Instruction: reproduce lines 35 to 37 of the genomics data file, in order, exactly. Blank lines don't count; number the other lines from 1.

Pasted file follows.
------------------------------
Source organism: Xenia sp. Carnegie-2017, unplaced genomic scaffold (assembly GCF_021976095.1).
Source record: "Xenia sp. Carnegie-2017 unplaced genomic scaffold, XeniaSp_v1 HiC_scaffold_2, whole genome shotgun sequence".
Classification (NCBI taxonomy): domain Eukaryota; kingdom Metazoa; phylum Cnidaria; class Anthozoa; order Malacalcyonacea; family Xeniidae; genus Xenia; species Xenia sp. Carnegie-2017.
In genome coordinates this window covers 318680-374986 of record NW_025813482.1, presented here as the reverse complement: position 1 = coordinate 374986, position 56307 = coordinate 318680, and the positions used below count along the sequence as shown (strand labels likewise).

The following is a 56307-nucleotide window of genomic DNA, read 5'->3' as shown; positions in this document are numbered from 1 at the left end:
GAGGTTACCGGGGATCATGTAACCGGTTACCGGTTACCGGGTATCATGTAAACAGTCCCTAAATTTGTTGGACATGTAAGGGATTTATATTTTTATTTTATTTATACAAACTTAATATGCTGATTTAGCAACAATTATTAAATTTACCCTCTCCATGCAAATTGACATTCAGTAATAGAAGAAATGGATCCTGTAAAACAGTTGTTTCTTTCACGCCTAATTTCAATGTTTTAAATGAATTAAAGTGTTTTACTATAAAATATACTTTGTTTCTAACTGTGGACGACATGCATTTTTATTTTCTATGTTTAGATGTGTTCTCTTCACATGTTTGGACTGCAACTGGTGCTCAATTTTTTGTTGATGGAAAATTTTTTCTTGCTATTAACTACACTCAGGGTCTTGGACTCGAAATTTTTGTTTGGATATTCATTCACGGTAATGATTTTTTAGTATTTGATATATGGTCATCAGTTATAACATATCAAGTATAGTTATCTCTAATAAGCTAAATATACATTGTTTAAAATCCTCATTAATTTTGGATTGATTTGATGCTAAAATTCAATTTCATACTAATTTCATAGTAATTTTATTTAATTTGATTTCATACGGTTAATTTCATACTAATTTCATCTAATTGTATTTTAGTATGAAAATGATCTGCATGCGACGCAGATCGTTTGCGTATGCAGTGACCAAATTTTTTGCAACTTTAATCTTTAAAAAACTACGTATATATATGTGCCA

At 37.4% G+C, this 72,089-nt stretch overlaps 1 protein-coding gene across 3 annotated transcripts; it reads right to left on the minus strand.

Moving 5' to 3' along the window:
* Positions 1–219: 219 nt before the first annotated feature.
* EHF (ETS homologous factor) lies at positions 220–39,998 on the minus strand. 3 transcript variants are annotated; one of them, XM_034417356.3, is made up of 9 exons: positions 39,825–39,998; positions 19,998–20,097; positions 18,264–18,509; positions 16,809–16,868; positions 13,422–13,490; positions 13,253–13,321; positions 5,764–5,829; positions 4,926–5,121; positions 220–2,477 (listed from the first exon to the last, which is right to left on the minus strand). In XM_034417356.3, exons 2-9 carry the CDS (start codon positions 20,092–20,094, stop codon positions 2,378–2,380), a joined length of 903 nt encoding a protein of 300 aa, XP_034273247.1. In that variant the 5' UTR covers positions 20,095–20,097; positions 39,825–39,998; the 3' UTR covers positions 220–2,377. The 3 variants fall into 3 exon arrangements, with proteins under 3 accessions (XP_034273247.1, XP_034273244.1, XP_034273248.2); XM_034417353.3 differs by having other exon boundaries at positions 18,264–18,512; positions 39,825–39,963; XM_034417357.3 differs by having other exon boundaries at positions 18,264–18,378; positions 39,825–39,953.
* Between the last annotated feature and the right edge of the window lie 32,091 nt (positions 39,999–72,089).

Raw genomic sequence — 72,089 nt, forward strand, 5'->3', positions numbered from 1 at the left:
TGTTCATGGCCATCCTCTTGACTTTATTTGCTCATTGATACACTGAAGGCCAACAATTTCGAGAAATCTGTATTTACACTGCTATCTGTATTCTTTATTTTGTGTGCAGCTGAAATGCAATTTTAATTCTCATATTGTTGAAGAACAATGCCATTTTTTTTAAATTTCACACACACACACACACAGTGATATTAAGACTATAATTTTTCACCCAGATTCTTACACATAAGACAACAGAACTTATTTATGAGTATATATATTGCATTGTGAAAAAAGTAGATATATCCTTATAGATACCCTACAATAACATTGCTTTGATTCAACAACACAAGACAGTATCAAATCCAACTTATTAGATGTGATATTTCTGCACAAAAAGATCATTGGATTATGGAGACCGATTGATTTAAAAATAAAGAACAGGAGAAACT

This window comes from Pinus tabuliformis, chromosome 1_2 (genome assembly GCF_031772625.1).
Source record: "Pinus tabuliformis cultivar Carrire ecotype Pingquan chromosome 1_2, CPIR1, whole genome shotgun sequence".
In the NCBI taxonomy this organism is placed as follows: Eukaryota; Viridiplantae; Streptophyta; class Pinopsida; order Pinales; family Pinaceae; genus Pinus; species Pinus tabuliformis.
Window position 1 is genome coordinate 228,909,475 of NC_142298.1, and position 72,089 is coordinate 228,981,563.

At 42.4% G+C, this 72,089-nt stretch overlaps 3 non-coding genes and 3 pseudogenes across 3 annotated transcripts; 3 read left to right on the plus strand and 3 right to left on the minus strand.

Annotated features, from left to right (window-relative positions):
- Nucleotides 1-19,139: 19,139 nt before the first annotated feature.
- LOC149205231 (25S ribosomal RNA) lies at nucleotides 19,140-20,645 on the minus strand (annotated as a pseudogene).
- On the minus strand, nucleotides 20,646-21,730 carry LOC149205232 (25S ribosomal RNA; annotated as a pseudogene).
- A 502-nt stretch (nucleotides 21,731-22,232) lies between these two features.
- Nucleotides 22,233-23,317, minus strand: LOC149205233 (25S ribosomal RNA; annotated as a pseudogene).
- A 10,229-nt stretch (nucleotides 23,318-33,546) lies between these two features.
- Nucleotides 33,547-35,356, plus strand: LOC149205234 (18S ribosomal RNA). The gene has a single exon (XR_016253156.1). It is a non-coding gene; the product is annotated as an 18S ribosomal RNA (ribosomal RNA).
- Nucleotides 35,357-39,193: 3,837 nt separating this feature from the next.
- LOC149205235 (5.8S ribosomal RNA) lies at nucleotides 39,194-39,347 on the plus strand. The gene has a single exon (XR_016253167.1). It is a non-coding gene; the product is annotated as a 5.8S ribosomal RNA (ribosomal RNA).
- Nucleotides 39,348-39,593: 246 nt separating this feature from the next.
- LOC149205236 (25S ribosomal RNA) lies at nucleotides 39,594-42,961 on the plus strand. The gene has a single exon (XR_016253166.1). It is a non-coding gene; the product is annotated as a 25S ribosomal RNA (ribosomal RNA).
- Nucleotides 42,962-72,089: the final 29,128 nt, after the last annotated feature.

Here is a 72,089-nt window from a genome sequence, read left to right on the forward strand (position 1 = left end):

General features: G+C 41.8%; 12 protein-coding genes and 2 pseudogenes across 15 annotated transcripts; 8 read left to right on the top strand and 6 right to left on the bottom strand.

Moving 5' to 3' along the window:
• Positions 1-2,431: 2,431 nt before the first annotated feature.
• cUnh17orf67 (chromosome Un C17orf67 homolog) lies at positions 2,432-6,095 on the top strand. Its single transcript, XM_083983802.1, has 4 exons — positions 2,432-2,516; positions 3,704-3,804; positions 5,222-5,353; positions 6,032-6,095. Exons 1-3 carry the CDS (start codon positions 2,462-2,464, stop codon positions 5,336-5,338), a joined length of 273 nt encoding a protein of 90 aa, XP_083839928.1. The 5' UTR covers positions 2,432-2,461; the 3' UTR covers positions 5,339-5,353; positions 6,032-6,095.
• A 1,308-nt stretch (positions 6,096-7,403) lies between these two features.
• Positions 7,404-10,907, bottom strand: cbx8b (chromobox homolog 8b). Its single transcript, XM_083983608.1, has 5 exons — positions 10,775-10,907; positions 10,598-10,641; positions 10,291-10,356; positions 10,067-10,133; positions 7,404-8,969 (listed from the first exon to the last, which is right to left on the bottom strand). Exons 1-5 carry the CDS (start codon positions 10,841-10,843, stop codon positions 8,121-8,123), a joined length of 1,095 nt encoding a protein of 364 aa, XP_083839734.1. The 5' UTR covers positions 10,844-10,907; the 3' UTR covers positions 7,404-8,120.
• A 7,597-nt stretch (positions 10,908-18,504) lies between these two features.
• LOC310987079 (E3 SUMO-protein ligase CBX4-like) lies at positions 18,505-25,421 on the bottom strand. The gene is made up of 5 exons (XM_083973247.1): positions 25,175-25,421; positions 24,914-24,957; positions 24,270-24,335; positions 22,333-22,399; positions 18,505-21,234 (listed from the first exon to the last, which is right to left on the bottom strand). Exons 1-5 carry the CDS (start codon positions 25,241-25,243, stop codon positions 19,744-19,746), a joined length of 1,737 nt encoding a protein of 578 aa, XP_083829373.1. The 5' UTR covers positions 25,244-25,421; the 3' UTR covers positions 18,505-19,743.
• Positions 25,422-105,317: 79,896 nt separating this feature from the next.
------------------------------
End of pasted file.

• Positions 1-2,431: 2,431 nt before the first annotated feature.
• cUnh17orf67 (chromosome Un C17orf67 homolog) lies at positions 2,432-6,095 on the top strand. Its single transcript, XM_083983802.1, has 4 exons — positions 2,432-2,516; positions 3,704-3,804; positions 5,222-5,353; positions 6,032-6,095. Exons 1-3 carry the CDS (start codon positions 2,462-2,464, stop codon positions 5,336-5,338), a joined length of 273 nt encoding a protein of 90 aa, XP_083839928.1. The 5' UTR covers positions 2,432-2,461; the 3' UTR covers positions 5,339-5,353; positions 6,032-6,095.
• A 1,308-nt stretch (positions 6,096-7,403) lies between these two features.